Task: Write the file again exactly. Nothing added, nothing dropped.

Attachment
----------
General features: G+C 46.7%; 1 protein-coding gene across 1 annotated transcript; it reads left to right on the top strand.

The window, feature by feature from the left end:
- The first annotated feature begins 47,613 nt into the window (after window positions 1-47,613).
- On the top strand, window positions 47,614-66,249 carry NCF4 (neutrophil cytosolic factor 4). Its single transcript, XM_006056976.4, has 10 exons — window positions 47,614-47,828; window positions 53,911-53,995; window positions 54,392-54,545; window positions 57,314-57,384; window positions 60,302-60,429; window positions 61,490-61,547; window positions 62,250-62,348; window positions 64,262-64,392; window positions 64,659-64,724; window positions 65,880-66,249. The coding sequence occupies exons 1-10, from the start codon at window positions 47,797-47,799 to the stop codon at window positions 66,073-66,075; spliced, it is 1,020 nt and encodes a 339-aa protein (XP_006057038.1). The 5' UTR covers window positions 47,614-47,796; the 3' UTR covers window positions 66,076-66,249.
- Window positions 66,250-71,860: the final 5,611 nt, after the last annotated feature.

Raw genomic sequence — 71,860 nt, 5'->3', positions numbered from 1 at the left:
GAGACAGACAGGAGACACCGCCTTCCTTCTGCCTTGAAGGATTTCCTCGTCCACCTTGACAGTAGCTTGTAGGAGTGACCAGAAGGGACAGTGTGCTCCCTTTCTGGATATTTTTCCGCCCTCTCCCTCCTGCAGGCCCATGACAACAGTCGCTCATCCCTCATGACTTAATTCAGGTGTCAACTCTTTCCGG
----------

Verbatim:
General features: G+C 46.7%; 1 protein-coding gene across 1 annotated transcript; it reads left to right on the top strand.

The window, feature by feature from the left end:
- The first annotated feature begins 47,613 nt into the window (after window positions 1-47,613).
- On the top strand, window positions 47,614-66,249 carry NCF4 (neutrophil cytosolic factor 4). Its single transcript, XM_006056976.4, has 10 exons — window positions 47,614-47,828; window positions 53,911-53,995; window positions 54,392-54,545; window positions 57,314-57,384; window positions 60,302-60,429; window positions 61,490-61,547; window positions 62,250-62,348; window positions 64,262-64,392; window positions 64,659-64,724; window positions 65,880-66,249. The coding sequence occupies exons 1-10, from the start codon at window positions 47,797-47,799 to the stop codon at window positions 66,073-66,075; spliced, it is 1,020 nt and encodes a 339-aa protein (XP_006057038.1). The 5' UTR covers window positions 47,614-47,796; the 3' UTR covers window positions 66,076-66,249.
- Window positions 66,250-71,860: the final 5,611 nt, after the last annotated feature.

Raw genomic sequence — 71,860 nt, 5'->3', positions numbered from 1 at the left:
GAGACAGACAGGAGACACCGCCTTCCTTCTGCCTTGAAGGATTTCCTCGTCCACCTTGACAGTAGCTTGTAGGAGTGACCAGAAGGGACAGTGTGCTCCCTTTCTGGATATTTTTCCGCCCTCTCCCTCCTGCAGGCCCATGACAACAGTCGCTCATCCCTCATGACTTAATTCAGGTGTCAACTCTTTCCGG